Our Walt Disney World construction updates for February 2019 continue with photo progress reports the Skyliner, including video of the first testing of real gondolas! We also have current photos of all Skyliner stations: Art of Animation/Pop Century, Hollywood Studios, Epcot, Caribbean Beach, and Riviera Resort. Before any of that, we’ll begin with a semi-brief rant…
As is by now plainly clear, the Disney Skyliner gondolas are a bottomless well of controversy. The latest outrage percolated when news came out of SeaWorld San Diego that passengers had to be rescued from the Bayside Skyride after being stuck for hours. Naturally, this provided “evidence” to the anti-Skyliner crowd that the forthcoming Walt Disney World transportation system is unsafe, ill-advised, and should be cancelled.
Contending that you shouldn’t use a state-of-the-art Doppelmayr gondola due to the breakdown of a circa 1967 bucket system is the equivalent of saying you shouldn’t drive a Tesla Model X because Ford Pintos are known to explode. The criticism of the Skyliner is just becoming farcical at this point. If you’re apprehensive (or worse) about the Skyliner, I’d strongly encourage you to read up on Doppelmayr gondolas being used elsewhere. As I’ve said numerous times, this system is a known quantity.
Now, I realize that I’ve been a fairly breathless defender of the Skyliner. Nevertheless, I can appreciate that the gondolas just aren’t for everyone. People have fears of heights, enclosed spaces, or other legit qualms. I totally get and respect that. Personal anxiety isn’t remotely the same as claiming, “this idiotic system is doomed to fail; I can’t believe these fools wasted so much money when they could’ve expanded the monorail!”
To some extent, my commentary in these posts is possibly an over-correction because I’ve seen so many zealously bad and premature opinions about the Skyliner. I’ll be the first to admit I’m really excited about the Skyliner (of all Walt Disney World’s current projects, this is #2 for me in terms of my hype level), and that enthusiasm probably colors my perspective a bit.
I’ll also concede that the way the Skyliner is being implemented is far from ideal; I have plenty of quibbles with it. I also don’t expect everyone else to be nearly as excited for a mode of transportation as me. I just can’t comprehend those actively rooting for it to fail, and assuming they’ve thought of all these potential ways it will fail that Disney never considered. It’d be the equivalent of Walt Disney World announcing they were adding double-decker buses to the fleet, and fans theorizing that they’d tip over on stormy days.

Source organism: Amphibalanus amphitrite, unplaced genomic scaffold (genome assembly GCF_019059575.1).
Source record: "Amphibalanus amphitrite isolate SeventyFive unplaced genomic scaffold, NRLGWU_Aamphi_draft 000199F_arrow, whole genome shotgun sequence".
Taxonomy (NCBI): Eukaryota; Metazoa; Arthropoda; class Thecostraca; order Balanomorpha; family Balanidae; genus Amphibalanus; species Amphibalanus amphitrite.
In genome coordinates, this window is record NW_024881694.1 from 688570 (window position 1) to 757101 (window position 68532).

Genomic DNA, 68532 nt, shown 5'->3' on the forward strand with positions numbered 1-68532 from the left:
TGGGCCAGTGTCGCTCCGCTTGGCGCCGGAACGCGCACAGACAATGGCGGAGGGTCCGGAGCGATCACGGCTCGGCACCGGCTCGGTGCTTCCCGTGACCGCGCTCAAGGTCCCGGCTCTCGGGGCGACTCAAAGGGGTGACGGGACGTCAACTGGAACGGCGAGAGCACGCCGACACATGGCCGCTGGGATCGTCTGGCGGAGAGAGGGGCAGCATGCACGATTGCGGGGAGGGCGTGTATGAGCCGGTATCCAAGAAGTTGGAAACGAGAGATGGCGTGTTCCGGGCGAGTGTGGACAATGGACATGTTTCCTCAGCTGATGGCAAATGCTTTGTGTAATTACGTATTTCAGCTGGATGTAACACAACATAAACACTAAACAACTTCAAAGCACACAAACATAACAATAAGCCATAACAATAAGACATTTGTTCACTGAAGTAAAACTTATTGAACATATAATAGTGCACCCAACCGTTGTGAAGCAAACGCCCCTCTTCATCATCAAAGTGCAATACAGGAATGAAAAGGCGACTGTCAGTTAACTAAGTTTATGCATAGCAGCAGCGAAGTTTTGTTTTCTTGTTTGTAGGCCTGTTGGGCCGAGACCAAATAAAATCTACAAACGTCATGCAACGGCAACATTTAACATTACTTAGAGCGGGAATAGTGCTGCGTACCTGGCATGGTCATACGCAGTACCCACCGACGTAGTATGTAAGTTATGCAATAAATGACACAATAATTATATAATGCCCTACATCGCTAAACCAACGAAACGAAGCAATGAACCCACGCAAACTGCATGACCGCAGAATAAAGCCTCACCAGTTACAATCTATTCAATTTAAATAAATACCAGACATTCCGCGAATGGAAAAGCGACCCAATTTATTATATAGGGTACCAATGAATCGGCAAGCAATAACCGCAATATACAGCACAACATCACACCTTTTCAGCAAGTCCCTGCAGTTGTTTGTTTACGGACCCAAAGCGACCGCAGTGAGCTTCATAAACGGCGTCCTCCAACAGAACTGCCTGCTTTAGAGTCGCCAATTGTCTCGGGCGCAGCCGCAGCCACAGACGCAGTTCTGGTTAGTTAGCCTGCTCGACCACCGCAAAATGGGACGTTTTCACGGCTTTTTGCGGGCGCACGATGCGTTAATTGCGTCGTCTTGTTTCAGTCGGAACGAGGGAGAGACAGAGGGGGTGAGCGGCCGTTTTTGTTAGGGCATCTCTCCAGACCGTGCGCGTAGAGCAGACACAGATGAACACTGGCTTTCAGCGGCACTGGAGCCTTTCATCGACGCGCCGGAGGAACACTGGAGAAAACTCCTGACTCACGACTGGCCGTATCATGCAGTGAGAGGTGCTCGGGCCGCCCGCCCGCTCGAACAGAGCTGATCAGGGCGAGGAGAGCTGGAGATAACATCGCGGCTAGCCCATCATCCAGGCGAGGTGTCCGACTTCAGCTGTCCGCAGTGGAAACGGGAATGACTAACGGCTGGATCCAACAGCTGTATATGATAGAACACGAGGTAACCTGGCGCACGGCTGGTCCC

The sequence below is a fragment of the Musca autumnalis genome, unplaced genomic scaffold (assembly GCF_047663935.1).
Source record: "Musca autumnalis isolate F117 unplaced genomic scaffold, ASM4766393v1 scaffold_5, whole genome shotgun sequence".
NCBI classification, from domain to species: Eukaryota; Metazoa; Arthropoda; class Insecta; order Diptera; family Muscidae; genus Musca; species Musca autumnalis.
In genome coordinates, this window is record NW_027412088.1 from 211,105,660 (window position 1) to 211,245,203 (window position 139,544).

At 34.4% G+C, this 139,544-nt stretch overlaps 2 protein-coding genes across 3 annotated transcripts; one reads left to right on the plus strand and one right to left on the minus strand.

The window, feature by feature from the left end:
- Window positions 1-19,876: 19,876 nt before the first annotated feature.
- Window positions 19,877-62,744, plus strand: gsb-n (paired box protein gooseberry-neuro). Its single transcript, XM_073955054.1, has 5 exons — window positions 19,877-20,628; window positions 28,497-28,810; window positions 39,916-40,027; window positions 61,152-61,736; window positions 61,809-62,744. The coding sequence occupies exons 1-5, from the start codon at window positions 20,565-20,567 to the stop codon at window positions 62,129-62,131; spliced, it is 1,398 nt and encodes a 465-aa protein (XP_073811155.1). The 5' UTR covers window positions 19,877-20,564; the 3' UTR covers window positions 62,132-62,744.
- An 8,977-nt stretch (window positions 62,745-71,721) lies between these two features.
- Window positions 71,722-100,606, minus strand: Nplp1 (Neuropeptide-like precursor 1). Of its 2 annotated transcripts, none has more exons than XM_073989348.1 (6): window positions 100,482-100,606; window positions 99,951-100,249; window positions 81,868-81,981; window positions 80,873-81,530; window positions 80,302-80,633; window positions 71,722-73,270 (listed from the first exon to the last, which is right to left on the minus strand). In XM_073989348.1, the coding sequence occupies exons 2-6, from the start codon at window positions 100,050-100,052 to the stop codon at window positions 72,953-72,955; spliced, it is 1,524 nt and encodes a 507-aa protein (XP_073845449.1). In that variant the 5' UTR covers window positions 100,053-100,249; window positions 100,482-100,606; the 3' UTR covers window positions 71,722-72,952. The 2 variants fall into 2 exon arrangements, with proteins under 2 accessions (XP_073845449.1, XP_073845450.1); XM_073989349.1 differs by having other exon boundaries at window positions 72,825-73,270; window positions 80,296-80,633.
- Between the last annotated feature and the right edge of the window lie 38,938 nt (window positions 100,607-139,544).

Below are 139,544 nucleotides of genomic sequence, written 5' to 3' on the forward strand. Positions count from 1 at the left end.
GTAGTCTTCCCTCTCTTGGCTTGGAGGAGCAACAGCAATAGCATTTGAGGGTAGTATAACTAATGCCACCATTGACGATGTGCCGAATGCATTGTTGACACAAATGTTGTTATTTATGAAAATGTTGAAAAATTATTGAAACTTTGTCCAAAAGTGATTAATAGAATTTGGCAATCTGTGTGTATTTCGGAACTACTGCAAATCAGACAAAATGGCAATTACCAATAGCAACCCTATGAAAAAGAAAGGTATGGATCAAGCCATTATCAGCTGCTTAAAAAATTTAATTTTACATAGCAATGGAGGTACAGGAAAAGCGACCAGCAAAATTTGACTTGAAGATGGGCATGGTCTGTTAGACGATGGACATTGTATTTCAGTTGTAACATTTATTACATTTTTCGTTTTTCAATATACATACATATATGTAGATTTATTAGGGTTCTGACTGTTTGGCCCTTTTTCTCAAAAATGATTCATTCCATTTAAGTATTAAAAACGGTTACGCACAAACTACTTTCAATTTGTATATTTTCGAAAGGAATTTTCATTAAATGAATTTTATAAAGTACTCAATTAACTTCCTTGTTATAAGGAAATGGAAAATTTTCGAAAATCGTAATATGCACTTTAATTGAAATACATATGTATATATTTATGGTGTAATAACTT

Anyway, we’ve got plenty of actual ground to cover here, so I’ll step off my soapbox…
We’ll start at Disney’s Hollywood Studios, as that seems to be SKYLINER CENTRAL, where all the excitement is happening.
This was actually our fourth stop of the day, after Coronado Springs, Caribbean Beach/Riviera Resort, and Art of Animation/Pop Century.
I mention this not to “disclose” that we’re going out of order here, as I don’t think anyone really cares.
Rather, because I was pretty disappointed that prior to this, the only gondolas we’d seen on the lines were in the road over Caribbean Beach’s entrance. I was super stoked and ended up going out of my way to take a ton of photos at that intersection, only to arrive at Disney’s Hollywood Studios and see an endless line of them parked.
I was super excited by this, and spent way too long taking photos of a bunch of stationary gondolas.
My overly-long fixation ended up being a good thing, as loitering around this area for ~20 minutes gave us a chance to see this:
We were both beyond stoked to see the gondolas in motion, and had a general sense of it’s really happening!
My favorite thing about riding Slinky Dog Dash right now is looking to the right and seeing Galaxy’s Edge taking its final exterior form, which gives me that same feeling. The difference here is that these were gliding by right over head, giving a greater sense of immediacy to that it’s really happening sensation.